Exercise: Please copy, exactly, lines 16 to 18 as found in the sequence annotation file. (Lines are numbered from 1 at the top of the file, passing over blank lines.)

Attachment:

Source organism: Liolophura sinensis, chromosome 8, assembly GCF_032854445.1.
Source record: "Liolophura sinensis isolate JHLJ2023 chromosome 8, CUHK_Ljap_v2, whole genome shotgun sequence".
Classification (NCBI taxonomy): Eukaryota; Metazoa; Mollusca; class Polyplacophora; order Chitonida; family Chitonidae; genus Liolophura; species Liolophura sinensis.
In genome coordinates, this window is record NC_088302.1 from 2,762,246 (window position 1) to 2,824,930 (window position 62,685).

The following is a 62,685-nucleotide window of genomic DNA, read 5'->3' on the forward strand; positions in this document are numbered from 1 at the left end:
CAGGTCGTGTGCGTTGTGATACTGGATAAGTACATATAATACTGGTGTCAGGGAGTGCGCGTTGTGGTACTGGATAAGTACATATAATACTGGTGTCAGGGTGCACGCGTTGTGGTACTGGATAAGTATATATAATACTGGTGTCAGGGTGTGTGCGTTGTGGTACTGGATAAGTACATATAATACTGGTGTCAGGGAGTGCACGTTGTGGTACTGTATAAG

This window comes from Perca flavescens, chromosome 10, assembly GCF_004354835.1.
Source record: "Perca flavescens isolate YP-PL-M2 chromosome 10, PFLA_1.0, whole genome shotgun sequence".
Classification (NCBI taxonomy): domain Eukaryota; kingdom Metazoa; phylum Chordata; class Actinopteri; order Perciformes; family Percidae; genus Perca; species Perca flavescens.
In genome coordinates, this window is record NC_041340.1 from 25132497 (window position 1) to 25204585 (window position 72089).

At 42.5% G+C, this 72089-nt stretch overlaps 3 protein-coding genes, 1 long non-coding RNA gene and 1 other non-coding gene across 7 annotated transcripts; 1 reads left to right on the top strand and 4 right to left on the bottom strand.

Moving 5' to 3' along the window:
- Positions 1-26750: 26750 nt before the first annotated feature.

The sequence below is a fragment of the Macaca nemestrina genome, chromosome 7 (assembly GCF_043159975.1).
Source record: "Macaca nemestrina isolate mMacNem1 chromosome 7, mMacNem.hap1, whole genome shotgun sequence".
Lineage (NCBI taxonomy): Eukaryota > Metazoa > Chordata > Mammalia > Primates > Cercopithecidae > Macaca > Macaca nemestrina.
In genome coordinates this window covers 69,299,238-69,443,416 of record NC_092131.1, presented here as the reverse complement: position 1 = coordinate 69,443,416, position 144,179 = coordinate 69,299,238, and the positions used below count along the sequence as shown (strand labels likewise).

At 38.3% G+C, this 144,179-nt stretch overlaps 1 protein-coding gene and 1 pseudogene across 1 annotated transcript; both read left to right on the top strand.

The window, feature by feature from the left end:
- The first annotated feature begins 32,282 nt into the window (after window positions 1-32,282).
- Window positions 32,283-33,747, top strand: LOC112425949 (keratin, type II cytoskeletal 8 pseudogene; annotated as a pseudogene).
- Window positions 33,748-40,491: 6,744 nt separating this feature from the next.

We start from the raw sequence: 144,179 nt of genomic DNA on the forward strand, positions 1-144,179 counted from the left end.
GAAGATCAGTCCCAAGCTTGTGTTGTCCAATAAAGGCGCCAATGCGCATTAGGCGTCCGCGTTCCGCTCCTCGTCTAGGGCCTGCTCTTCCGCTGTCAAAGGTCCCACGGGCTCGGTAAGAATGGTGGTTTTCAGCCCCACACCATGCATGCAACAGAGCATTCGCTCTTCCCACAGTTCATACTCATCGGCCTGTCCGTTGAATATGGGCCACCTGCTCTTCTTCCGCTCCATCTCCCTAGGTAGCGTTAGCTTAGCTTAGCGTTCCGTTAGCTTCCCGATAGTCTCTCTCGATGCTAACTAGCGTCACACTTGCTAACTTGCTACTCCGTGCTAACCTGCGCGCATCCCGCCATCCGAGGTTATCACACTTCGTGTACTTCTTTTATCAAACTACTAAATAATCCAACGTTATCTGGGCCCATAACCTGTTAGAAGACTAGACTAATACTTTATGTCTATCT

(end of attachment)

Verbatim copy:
Lineage (NCBI taxonomy): Eukaryota > Metazoa > Chordata > Mammalia > Primates > Cercopithecidae > Macaca > Macaca nemestrina.
In genome coordinates this window covers 69,299,238-69,443,416 of record NC_092131.1, presented here as the reverse complement: position 1 = coordinate 69,443,416, position 144,179 = coordinate 69,299,238, and the positions used below count along the sequence as shown (strand labels likewise).

At 38.3% G+C, this 144,179-nt stretch overlaps 1 protein-coding gene and 1 pseudogene across 1 annotated transcript; both read left to right on the top strand.